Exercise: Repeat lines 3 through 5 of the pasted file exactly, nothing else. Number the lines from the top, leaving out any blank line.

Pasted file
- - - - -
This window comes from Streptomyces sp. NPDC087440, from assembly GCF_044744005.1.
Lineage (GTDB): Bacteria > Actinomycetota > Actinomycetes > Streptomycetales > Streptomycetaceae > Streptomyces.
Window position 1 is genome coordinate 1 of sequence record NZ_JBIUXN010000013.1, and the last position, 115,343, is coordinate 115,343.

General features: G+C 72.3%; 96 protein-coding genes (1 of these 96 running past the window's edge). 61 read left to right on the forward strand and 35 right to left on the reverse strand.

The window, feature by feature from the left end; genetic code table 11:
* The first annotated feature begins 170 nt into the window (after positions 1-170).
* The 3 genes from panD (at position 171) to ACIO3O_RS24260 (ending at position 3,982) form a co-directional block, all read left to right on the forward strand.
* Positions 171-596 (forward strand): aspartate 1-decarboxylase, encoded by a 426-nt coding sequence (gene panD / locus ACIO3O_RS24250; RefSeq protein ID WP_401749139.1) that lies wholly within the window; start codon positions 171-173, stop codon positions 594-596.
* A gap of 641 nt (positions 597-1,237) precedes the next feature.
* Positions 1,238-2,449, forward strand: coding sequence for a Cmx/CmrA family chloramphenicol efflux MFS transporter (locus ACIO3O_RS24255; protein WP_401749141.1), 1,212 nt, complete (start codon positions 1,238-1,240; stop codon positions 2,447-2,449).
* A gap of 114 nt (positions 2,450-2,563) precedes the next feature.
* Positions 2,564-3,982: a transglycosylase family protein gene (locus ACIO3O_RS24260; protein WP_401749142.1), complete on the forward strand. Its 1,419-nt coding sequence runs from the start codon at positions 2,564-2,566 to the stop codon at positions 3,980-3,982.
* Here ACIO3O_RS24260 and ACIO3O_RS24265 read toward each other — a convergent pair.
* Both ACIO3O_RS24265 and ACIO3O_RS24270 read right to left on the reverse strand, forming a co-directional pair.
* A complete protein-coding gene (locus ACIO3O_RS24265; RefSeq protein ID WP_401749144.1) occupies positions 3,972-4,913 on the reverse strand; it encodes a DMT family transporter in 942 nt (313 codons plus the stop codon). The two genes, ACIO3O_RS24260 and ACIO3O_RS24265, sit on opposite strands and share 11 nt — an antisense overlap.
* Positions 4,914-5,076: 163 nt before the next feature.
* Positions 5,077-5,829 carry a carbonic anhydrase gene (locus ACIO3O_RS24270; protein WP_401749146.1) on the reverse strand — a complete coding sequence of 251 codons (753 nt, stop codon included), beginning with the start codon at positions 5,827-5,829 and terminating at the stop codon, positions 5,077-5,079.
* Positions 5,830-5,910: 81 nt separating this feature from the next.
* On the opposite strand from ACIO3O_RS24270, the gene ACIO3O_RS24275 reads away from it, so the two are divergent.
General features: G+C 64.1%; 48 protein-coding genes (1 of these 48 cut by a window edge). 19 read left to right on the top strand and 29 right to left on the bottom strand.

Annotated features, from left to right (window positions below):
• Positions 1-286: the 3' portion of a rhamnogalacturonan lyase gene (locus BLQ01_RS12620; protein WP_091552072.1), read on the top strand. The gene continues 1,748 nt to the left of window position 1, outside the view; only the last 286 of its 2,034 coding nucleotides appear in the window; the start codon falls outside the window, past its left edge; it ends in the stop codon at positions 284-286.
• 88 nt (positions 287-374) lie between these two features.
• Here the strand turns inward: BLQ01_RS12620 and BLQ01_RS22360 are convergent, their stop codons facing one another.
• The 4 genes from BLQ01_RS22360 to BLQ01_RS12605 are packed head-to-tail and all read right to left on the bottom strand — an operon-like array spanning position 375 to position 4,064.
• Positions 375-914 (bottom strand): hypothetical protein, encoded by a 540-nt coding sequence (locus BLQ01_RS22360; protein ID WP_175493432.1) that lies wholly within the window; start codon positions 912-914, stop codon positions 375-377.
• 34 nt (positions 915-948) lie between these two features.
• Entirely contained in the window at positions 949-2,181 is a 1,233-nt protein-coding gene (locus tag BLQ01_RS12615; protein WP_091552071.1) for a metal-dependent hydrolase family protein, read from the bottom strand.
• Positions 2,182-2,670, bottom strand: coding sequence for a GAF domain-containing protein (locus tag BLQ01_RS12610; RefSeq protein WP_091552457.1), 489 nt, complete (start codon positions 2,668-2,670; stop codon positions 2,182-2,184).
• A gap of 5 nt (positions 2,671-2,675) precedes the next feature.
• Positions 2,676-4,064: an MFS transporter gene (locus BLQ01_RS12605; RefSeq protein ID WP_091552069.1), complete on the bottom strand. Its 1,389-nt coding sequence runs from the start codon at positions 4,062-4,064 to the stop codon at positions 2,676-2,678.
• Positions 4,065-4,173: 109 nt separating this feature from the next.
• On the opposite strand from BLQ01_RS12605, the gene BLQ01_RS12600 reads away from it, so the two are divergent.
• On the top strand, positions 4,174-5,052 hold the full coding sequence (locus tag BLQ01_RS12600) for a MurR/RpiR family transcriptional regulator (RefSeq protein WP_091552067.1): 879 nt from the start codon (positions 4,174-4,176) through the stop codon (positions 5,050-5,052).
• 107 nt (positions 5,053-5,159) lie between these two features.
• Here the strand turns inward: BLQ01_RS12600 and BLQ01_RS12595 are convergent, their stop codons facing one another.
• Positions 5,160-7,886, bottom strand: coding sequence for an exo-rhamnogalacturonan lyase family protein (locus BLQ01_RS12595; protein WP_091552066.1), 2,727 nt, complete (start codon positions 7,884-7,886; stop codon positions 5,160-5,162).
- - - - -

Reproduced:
Window position 1 is genome coordinate 1 of sequence record NZ_JBIUXN010000013.1, and the last position, 115,343, is coordinate 115,343.

General features: G+C 72.3%; 96 protein-coding genes (1 of these 96 running past the window's edge). 61 read left to right on the forward strand and 35 right to left on the reverse strand.

The window, feature by feature from the left end; genetic code table 11: